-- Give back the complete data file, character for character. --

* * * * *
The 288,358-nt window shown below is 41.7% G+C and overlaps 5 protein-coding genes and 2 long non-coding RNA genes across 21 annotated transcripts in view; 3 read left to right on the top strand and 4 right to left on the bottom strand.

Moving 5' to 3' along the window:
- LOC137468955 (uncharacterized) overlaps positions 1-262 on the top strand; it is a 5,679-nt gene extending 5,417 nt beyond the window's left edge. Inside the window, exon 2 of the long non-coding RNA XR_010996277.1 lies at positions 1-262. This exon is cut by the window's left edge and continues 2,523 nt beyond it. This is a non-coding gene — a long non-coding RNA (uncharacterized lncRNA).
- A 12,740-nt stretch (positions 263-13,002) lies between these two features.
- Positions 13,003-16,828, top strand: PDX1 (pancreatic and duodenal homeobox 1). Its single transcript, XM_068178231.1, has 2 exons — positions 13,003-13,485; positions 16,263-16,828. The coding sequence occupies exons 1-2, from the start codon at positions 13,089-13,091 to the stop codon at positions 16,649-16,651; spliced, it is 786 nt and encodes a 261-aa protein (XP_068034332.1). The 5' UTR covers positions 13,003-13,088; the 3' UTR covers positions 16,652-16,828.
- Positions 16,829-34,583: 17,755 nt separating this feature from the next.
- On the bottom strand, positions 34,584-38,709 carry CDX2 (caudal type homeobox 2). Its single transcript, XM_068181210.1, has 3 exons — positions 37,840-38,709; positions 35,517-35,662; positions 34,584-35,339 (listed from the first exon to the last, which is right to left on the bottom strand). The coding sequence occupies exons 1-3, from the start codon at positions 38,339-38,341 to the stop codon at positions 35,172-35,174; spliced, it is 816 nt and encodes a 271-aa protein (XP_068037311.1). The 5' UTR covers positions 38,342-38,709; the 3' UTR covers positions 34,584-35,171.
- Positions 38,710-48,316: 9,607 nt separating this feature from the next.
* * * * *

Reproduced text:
The 288,358-nt window shown below is 41.7% G+C and overlaps 5 protein-coding genes and 2 long non-coding RNA genes across 21 annotated transcripts in view; 3 read left to right on the top strand and 4 right to left on the bottom strand.

Moving 5' to 3' along the window:
- LOC137468955 (uncharacterized) overlaps positions 1-262 on the top strand; it is a 5,679-nt gene extending 5,417 nt beyond the window's left edge. Inside the window, exon 2 of the long non-coding RNA XR_010996277.1 lies at positions 1-262. This exon is cut by the window's left edge and continues 2,523 nt beyond it. This is a non-coding gene — a long non-coding RNA (uncharacterized lncRNA).
- A 12,740-nt stretch (positions 263-13,002) lies between these two features.
- Positions 13,003-16,828, top strand: PDX1 (pancreatic and duodenal homeobox 1). Its single transcript, XM_068178231.1, has 2 exons — positions 13,003-13,485; positions 16,263-16,828. The coding sequence occupies exons 1-2, from the start codon at positions 13,089-13,091 to the stop codon at positions 16,649-16,651; spliced, it is 786 nt and encodes a 261-aa protein (XP_068034332.1). The 5' UTR covers positions 13,003-13,088; the 3' UTR covers positions 16,652-16,828.
- Positions 16,829-34,583: 17,755 nt separating this feature from the next.
- On the bottom strand, positions 34,584-38,709 carry CDX2 (caudal type homeobox 2). Its single transcript, XM_068181210.1, has 3 exons — positions 37,840-38,709; positions 35,517-35,662; positions 34,584-35,339 (listed from the first exon to the last, which is right to left on the bottom strand). The coding sequence occupies exons 1-3, from the start codon at positions 38,339-38,341 to the stop codon at positions 35,172-35,174; spliced, it is 816 nt and encodes a 271-aa protein (XP_068037311.1). The 5' UTR covers positions 38,342-38,709; the 3' UTR covers positions 34,584-35,171.
- Positions 38,710-48,316: 9,607 nt separating this feature from the next.